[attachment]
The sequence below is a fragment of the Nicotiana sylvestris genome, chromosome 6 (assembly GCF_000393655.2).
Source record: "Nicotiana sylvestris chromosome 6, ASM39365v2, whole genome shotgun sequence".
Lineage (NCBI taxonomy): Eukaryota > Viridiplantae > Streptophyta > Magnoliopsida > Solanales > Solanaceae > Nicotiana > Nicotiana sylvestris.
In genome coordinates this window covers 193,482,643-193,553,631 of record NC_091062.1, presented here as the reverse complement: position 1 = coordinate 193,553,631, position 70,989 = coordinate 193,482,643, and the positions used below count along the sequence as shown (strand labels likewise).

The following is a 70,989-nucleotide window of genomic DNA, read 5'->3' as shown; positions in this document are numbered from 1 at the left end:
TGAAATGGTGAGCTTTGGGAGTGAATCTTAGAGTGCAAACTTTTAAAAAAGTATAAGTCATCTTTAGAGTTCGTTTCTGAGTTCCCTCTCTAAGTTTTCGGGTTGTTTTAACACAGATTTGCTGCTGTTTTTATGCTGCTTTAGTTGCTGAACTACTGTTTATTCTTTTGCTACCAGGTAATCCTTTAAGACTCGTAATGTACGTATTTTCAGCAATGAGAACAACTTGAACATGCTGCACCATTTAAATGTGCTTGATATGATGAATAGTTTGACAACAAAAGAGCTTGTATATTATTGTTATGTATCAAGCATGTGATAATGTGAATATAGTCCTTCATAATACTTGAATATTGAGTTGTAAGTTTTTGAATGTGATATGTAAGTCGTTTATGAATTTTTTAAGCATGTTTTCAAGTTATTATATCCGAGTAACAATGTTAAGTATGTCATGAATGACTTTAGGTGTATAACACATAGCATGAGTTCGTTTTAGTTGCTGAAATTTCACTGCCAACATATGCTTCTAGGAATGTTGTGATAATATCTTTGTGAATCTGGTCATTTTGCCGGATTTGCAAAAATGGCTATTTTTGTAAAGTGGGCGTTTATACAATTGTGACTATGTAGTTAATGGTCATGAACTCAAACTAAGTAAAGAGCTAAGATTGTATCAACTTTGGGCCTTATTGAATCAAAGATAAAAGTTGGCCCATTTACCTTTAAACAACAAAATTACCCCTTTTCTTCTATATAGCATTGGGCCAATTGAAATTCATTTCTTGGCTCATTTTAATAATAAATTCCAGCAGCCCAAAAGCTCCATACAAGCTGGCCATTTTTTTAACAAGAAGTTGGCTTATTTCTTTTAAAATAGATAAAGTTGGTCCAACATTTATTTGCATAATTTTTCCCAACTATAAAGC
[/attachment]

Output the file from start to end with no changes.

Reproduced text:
The sequence below is a fragment of the Nicotiana sylvestris genome, chromosome 6 (assembly GCF_000393655.2).
Source record: "Nicotiana sylvestris chromosome 6, ASM39365v2, whole genome shotgun sequence".
Lineage (NCBI taxonomy): Eukaryota > Viridiplantae > Streptophyta > Magnoliopsida > Solanales > Solanaceae > Nicotiana > Nicotiana sylvestris.
In genome coordinates this window covers 193,482,643-193,553,631 of record NC_091062.1, presented here as the reverse complement: position 1 = coordinate 193,553,631, position 70,989 = coordinate 193,482,643, and the positions used below count along the sequence as shown (strand labels likewise).

The following is a 70,989-nucleotide window of genomic DNA, read 5'->3' as shown; positions in this document are numbered from 1 at the left end:
TGAAATGGTGAGCTTTGGGAGTGAATCTTAGAGTGCAAACTTTTAAAAAAGTATAAGTCATCTTTAGAGTTCGTTTCTGAGTTCCCTCTCTAAGTTTTCGGGTTGTTTTAACACAGATTTGCTGCTGTTTTTATGCTGCTTTAGTTGCTGAACTACTGTTTATTCTTTTGCTACCAGGTAATCCTTTAAGACTCGTAATGTACGTATTTTCAGCAATGAGAACAACTTGAACATGCTGCACCATTTAAATGTGCTTGATATGATGAATAGTTTGACAACAAAAGAGCTTGTATATTATTGTTATGTATCAAGCATGTGATAATGTGAATATAGTCCTTCATAATACTTGAATATTGAGTTGTAAGTTTTTGAATGTGATATGTAAGTCGTTTATGAATTTTTTAAGCATGTTTTCAAGTTATTATATCCGAGTAACAATGTTAAGTATGTCATGAATGACTTTAGGTGTATAACACATAGCATGAGTTCGTTTTAGTTGCTGAAATTTCACTGCCAACATATGCTTCTAGGAATGTTGTGATAATATCTTTGTGAATCTGGTCATTTTGCCGGATTTGCAAAAATGGCTATTTTTGTAAAGTGGGCGTTTATACAATTGTGACTATGTAGTTAATGGTCATGAACTCAAACTAAGTAAAGAGCTAAGATTGTATCAACTTTGGGCCTTATTGAATCAAAGATAAAAGTTGGCCCATTTACCTTTAAACAACAAAATTACCCCTTTTCTTCTATATAGCATTGGGCCAATTGAAATTCATTTCTTGGCTCATTTTAATAATAAATTCCAGCAGCCCAAAAGCTCCATACAAGCTGGCCATTTTTTTAACAAGAAGTTGGCTTATTTCTTTTAAAATAGATAAAGTTGGTCCAACATTTATTTGCATAATTTTTCCCAACTATAAAGC